Cooling Tips for you and your four-legged friends
Summer is here and we are feeling an increase in heat across the area. While we experienced a break earlier this week, temperatures have already been well into the 90s this year along with high humidity and storms. There are a few things to keep in mind during these hot summer days.
Although anyone can suffer a heat-related illness, people aged 65 or older are particularly susceptible to heat-related illnesses and complications. Please keep a check on your elderly family members and neighbors.
Drink plenty of water. Avoid drinks that contain caffeine, large amounts of sugar or alcohol because they can cause you to become dehydrated. If you must work outdoors, stay hydrated by drinking 2-4 glasses of water each hour and take frequent breaks in a cool place.
Wear lightweight, light-colored clothing as light colors reflect some of the sun’s energy. Wear hats or use an umbrella for shade, and always apply sunscreen to exposed skin. Sunscreen can prevent sunburn and block dangerous UV rays that can cause skin cancer.
If your home is not air conditioned, try to spend the hottest hours of the day in a cool public place. During regular business hours, residents of Newport News are welcome to go to any public building for relief from the heat.
Do not keep children or pets in cars.
Temperatures inside a car with windows up can quickly reach over 150 degrees and can result in heat stroke and death. The temperature inside a vehicle is just as dangerous for pets as it is for people. Rolling down the windows is not a safe alternative.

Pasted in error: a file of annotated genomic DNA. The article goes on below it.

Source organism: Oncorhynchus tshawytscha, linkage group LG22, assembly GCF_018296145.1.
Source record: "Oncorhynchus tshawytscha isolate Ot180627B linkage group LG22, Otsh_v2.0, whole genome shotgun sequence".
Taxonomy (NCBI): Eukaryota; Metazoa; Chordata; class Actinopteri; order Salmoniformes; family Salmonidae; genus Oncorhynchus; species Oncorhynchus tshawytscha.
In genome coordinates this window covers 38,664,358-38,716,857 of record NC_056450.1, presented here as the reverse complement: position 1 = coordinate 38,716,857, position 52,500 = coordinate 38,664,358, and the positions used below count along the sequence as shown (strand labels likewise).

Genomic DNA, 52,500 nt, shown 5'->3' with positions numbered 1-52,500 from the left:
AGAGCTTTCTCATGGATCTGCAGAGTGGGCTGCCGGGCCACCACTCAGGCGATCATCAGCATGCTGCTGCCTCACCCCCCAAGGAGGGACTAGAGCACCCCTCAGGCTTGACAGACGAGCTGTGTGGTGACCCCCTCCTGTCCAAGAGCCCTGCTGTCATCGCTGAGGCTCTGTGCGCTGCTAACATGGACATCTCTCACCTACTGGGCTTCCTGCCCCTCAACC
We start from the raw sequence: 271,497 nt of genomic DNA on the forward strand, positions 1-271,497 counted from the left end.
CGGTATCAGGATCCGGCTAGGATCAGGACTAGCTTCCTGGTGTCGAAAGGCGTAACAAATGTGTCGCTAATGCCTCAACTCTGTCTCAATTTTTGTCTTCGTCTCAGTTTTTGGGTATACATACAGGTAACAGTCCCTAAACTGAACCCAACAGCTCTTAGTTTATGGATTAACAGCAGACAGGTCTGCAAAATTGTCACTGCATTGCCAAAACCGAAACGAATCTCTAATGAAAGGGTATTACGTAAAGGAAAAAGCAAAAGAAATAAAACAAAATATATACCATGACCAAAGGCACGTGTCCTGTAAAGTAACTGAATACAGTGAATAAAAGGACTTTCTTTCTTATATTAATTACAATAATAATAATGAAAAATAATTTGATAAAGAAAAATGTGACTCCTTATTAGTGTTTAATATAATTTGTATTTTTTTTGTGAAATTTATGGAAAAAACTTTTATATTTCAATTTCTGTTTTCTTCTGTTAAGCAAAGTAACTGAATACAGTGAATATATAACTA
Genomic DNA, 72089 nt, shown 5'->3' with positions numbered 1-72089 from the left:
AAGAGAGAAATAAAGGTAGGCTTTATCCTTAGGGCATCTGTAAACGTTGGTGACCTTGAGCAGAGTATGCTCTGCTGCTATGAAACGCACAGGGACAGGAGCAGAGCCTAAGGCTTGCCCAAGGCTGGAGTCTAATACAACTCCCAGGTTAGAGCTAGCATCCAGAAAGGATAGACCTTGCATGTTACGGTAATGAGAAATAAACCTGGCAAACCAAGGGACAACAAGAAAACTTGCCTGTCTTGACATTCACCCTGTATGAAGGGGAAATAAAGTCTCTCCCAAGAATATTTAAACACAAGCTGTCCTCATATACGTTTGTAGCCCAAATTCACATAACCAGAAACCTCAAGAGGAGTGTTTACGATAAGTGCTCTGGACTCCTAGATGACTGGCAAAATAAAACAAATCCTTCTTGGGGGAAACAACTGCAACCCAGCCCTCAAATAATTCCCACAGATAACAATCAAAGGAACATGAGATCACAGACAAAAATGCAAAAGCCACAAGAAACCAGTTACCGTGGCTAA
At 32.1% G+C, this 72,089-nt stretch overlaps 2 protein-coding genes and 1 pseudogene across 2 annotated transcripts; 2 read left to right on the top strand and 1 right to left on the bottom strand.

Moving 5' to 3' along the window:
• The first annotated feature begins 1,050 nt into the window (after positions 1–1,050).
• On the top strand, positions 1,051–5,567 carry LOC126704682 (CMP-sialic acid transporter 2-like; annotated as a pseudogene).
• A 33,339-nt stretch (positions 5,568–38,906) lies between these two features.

Keeping your pets safe is important as well. Pets, just like humans, are susceptible to heat illness – so make sure to keep your animals hydrated. A few signs of heat illness in pets are rapid or irregular heart rate, excessive drooling, lethargy, refusal to eat, or excessive panting. Panting is a normal way for a dog to cool off, but it is a very bad sign for a cat.
According to the National Weather Service
, if you notice any of these signs of heat illness get your pet into a cooler environment. Apply cool towels to the pet, remove the towels, wring out the warm water, re-wet and reapply. Provide plenty of cool fresh water for the pet, but be careful not to chill them.
Check with your veterinarian or a professional groomer before you give your animal a “summer hairdo.” A pet’s coat is a natural insulator that keeps it warm in winter and cool in summer. Removing their coat may actually make it harder for your pet to deal with the summer heat. When walking your pet on a sidewalk or asphalt be sure to check how hot the surface is by testing it with the back of your hand – if it’s too hot for your hand, it’s too hot for your pet.